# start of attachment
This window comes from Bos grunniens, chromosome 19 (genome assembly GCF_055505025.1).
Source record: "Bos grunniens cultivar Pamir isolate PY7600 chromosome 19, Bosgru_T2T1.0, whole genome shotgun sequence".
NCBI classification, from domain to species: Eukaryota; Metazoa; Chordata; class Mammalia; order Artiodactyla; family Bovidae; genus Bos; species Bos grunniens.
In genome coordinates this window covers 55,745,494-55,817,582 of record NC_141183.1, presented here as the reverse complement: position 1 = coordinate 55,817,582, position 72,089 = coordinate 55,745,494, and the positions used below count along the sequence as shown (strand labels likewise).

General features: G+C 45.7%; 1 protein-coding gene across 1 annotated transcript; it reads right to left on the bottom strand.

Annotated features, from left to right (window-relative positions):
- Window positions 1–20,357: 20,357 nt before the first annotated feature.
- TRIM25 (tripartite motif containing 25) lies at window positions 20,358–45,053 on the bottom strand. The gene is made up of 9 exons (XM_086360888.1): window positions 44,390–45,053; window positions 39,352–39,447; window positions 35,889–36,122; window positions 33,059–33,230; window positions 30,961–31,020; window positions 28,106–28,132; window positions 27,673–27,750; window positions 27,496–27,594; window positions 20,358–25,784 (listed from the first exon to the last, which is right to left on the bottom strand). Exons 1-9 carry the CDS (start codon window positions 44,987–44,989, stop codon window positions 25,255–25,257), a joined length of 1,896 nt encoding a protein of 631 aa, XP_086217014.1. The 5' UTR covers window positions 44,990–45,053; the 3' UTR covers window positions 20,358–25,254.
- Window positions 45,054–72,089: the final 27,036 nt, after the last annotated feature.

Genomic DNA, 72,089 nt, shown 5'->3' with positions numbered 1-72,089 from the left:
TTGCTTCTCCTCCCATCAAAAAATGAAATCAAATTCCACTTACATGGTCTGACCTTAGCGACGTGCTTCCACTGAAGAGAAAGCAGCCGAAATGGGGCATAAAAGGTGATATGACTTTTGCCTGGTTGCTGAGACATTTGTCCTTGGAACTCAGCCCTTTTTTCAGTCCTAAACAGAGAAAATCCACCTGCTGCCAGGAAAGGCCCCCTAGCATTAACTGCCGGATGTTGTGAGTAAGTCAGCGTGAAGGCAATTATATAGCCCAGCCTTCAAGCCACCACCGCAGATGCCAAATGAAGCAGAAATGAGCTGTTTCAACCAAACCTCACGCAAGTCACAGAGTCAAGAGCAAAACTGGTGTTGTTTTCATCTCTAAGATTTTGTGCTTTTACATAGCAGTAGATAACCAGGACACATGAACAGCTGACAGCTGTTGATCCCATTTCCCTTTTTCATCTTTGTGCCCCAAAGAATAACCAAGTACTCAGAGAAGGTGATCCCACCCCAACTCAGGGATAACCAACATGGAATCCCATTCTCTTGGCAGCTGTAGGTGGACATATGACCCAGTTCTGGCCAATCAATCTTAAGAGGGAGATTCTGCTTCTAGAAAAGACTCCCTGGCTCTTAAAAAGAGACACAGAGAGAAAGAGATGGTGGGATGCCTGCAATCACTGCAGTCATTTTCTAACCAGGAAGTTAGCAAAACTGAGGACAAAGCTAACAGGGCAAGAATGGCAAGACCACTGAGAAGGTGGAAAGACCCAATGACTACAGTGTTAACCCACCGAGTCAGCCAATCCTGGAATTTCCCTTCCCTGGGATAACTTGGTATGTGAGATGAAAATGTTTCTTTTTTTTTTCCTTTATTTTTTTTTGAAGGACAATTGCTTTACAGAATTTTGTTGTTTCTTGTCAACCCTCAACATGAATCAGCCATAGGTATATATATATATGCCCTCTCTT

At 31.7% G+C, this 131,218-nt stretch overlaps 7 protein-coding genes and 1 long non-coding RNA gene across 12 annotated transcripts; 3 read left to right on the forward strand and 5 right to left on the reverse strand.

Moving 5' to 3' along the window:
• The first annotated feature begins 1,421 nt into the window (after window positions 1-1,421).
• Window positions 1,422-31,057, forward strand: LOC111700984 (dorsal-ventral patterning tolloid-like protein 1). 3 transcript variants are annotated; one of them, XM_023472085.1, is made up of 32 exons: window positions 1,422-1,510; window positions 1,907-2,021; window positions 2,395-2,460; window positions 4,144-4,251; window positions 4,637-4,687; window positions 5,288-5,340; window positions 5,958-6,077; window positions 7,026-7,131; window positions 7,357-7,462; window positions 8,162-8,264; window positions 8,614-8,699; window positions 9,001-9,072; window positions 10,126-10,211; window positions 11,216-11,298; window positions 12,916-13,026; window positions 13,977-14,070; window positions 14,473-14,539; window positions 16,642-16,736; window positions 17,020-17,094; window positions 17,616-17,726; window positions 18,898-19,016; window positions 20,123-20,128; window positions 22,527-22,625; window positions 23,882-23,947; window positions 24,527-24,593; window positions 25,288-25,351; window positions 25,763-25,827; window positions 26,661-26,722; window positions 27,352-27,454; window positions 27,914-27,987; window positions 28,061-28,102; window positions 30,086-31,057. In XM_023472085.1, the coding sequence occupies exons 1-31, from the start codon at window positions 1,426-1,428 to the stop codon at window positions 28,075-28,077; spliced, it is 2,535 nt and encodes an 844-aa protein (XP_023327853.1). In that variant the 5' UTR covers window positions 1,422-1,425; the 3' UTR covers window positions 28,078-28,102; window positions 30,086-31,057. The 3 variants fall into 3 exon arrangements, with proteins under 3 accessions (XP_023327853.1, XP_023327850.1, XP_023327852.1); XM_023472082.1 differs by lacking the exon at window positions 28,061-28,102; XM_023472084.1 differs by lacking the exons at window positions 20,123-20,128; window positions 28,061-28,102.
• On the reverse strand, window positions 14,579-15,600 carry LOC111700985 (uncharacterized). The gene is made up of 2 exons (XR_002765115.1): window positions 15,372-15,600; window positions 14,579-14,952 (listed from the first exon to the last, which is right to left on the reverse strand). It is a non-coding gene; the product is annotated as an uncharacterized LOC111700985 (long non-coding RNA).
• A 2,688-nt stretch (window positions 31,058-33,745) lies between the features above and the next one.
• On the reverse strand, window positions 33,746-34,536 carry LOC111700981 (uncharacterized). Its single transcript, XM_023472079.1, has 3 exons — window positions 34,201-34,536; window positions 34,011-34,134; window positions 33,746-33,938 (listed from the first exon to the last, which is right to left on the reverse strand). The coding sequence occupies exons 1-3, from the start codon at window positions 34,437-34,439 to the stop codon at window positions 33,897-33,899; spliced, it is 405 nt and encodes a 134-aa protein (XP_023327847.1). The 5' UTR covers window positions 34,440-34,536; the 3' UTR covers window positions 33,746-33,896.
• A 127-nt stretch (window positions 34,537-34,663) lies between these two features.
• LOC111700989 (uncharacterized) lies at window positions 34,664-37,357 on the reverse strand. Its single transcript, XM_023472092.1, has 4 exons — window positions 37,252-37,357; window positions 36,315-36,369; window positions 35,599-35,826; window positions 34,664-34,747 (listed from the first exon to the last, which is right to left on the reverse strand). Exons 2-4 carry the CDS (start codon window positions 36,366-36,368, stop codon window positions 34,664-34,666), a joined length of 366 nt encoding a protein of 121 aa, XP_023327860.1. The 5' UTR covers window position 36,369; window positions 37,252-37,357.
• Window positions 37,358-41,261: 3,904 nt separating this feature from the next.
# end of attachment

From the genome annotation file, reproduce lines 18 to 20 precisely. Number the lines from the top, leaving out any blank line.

• On the reverse strand, window positions 33,746-34,536 carry LOC111700981 (uncharacterized). Its single transcript, XM_023472079.1, has 3 exons — window positions 34,201-34,536; window positions 34,011-34,134; window positions 33,746-33,938 (listed from the first exon to the last, which is right to left on the reverse strand). The coding sequence occupies exons 1-3, from the start codon at window positions 34,437-34,439 to the stop codon at window positions 33,897-33,899; spliced, it is 405 nt and encodes a 134-aa protein (XP_023327847.1). The 5' UTR covers window positions 34,440-34,536; the 3' UTR covers window positions 33,746-33,896.
• A 127-nt stretch (window positions 34,537-34,663) lies between these two features.
• LOC111700989 (uncharacterized) lies at window positions 34,664-37,357 on the reverse strand. Its single transcript, XM_023472092.1, has 4 exons — window positions 37,252-37,357; window positions 36,315-36,369; window positions 35,599-35,826; window positions 34,664-34,747 (listed from the first exon to the last, which is right to left on the reverse strand). Exons 2-4 carry the CDS (start codon window positions 36,366-36,368, stop codon window positions 34,664-34,666), a joined length of 366 nt encoding a protein of 121 aa, XP_023327860.1. The 5' UTR covers window position 36,369; window positions 37,252-37,357.